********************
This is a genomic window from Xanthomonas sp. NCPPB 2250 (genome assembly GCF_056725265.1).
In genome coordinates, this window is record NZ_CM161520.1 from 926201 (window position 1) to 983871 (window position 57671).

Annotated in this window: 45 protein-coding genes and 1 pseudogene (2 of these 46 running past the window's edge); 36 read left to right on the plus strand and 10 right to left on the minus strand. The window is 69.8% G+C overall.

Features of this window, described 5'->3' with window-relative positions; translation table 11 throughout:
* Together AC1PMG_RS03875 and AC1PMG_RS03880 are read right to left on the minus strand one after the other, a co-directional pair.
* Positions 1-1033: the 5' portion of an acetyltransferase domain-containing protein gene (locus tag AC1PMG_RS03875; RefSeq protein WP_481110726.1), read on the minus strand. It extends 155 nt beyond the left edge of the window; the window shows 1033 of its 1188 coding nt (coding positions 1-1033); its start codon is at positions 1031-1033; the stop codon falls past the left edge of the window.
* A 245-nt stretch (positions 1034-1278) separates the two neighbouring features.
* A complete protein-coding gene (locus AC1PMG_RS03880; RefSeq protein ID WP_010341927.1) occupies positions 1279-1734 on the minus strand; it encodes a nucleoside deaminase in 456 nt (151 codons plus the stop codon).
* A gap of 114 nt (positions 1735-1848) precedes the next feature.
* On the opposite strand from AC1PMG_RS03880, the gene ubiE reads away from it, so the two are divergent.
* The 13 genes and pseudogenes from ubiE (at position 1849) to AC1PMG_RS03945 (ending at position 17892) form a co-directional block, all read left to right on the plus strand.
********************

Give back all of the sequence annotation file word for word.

This is a genomic window from Xanthomonas sp. NCPPB 2250 (genome assembly GCF_056725265.1).
In genome coordinates, this window is record NZ_CM161520.1 from 926201 (window position 1) to 983871 (window position 57671).

Annotated in this window: 45 protein-coding genes and 1 pseudogene (2 of these 46 running past the window's edge); 36 read left to right on the plus strand and 10 right to left on the minus strand. The window is 69.8% G+C overall.

Features of this window, described 5'->3' with window-relative positions; translation table 11 throughout:
* Together AC1PMG_RS03875 and AC1PMG_RS03880 are read right to left on the minus strand one after the other, a co-directional pair.
* Positions 1-1033: the 5' portion of an acetyltransferase domain-containing protein gene (locus tag AC1PMG_RS03875; RefSeq protein WP_481110726.1), read on the minus strand. It extends 155 nt beyond the left edge of the window; the window shows 1033 of its 1188 coding nt (coding positions 1-1033); its start codon is at positions 1031-1033; the stop codon falls past the left edge of the window.
* A 245-nt stretch (positions 1034-1278) separates the two neighbouring features.
* A complete protein-coding gene (locus AC1PMG_RS03880; RefSeq protein ID WP_010341927.1) occupies positions 1279-1734 on the minus strand; it encodes a nucleoside deaminase in 456 nt (151 codons plus the stop codon).
* A gap of 114 nt (positions 1735-1848) precedes the next feature.
* On the opposite strand from AC1PMG_RS03880, the gene ubiE reads away from it, so the two are divergent.
* The 13 genes and pseudogenes from ubiE (at position 1849) to AC1PMG_RS03945 (ending at position 17892) form a co-directional block, all read left to right on the plus strand.